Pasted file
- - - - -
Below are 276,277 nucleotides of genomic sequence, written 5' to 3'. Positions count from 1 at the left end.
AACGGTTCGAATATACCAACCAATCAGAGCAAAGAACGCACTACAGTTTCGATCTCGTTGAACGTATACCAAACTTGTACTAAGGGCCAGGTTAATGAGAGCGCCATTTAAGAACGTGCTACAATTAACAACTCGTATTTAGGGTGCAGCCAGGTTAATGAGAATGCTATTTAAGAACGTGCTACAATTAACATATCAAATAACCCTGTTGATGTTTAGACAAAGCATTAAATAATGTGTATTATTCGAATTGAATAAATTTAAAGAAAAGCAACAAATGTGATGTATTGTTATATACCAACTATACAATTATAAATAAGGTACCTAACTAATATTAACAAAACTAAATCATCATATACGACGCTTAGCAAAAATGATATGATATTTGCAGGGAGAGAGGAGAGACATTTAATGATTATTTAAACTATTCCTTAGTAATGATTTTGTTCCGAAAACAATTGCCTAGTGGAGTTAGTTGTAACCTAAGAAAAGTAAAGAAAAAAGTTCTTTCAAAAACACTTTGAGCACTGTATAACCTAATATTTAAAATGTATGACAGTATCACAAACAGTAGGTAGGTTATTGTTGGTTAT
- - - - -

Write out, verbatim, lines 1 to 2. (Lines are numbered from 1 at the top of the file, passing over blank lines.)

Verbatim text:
Below are 276,277 nucleotides of genomic sequence, written 5' to 3'. Positions count from 1 at the left end.
AACGGTTCGAATATACCAACCAATCAGAGCAAAGAACGCACTACAGTTTCGATCTCGTTGAACGTATACCAAACTTGTACTAAGGGCCAGGTTAATGAGAGCGCCATTTAAGAACGTGCTACAATTAACAACTCGTATTTAGGGTGCAGCCAGGTTAATGAGAATGCTATTTAAGAACGTGCTACAATTAACATATCAAATAACCCTGTTGATGTTTAGACAAAGCATTAAATAATGTGTATTATTCGAATTGAATAAATTTAAAGAAAAGCAACAAATGTGATGTATTGTTATATACCAACTATACAATTATAAATAAGGTACCTAACTAATATTAACAAAACTAAATCATCATATACGACGCTTAGCAAAAATGATATGATATTTGCAGGGAGAGAGGAGAGACATTTAATGATTATTTAAACTATTCCTTAGTAATGATTTTGTTCCGAAAACAATTGCCTAGTGGAGTTAGTTGTAACCTAAGAAAAGTAAAGAAAAAAGTTCTTTCAAAAACACTTTGAGCACTGTATAACCTAATATTTAAAATGTATGACAGTATCACAAACAGTAGGTAGGTTATTGTTGGTTAT